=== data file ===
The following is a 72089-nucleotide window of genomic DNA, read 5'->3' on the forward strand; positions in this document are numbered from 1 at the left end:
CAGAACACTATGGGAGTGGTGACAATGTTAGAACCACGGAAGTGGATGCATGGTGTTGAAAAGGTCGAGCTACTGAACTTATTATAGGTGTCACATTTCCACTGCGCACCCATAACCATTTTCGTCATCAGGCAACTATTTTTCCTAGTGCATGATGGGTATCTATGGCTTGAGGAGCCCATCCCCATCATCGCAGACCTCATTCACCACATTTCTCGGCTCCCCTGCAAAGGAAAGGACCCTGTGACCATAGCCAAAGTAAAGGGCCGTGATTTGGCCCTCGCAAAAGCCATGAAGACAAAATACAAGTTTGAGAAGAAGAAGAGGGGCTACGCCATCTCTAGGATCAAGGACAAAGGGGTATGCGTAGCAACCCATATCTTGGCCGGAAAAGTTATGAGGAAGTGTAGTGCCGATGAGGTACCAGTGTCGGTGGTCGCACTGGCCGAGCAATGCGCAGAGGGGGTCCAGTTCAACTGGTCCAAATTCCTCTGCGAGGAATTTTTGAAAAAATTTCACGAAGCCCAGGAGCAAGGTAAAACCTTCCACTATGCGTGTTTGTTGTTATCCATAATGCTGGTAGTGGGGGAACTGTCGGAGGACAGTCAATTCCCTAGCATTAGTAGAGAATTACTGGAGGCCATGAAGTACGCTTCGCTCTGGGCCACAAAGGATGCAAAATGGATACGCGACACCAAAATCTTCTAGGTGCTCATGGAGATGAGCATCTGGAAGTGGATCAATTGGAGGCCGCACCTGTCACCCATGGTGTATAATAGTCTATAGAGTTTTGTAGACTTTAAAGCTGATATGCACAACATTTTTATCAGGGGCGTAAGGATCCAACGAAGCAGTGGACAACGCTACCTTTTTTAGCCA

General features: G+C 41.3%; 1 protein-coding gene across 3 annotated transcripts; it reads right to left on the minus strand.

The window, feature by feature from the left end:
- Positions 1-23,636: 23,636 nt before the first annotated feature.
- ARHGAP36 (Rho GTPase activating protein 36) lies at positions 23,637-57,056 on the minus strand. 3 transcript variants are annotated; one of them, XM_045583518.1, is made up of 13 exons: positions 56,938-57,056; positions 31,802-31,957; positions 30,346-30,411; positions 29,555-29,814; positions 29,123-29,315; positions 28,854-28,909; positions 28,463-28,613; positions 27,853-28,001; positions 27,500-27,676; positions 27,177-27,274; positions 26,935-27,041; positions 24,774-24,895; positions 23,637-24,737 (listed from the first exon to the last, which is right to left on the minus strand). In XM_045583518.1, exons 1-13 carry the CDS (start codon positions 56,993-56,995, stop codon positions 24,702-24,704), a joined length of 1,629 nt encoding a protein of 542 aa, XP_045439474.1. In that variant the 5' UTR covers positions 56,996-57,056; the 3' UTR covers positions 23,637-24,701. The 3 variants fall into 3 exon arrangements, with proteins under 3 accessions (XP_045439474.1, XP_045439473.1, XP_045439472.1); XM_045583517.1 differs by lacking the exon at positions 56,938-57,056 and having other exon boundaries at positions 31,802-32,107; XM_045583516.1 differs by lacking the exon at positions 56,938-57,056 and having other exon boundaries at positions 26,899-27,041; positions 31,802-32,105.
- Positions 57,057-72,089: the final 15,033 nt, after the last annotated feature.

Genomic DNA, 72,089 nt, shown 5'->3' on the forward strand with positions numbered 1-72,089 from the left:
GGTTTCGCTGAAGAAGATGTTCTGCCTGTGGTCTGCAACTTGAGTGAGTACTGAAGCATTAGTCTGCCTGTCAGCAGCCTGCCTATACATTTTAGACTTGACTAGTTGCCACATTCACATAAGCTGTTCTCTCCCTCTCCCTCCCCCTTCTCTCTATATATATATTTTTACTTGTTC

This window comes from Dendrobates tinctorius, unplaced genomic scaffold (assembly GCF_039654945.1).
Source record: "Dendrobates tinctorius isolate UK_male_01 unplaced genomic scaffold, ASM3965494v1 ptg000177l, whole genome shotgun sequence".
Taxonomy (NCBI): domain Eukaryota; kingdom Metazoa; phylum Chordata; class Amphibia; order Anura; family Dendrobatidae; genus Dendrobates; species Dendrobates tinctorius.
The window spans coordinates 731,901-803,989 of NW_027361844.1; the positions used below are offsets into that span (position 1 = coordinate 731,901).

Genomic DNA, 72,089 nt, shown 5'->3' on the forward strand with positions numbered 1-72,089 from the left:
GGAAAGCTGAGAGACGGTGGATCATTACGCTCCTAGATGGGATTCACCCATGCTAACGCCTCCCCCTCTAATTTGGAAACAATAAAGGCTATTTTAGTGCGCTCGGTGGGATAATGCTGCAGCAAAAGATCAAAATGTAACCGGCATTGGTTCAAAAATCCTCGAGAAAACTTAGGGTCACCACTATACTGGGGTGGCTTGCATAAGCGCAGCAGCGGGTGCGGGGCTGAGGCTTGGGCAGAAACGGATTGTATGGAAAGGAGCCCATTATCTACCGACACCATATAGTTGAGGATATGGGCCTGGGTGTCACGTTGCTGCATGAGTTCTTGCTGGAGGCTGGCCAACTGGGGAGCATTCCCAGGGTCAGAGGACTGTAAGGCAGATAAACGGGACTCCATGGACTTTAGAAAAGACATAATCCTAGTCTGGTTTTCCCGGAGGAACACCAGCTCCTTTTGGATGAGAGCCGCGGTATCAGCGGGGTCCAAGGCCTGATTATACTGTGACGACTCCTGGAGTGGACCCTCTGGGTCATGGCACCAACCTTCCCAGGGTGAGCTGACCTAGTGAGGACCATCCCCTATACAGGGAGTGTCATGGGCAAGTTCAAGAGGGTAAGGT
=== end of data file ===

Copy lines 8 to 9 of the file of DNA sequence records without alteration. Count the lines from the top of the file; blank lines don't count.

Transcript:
Genomic DNA, 72,089 nt, shown 5'->3' on the forward strand with positions numbered 1-72,089 from the left:
GGTTTCGCTGAAGAAGATGTTCTGCCTGTGGTCTGCAACTTGAGTGAGTACTGAAGCATTAGTCTGCCTGTCAGCAGCCTGCCTATACATTTTAGACTTGACTAGTTGCCACATTCACATAAGCTGTTCTCTCCCTCTCCCTCCCCCTTCTCTCTATATATATATTTTTACTTGTTC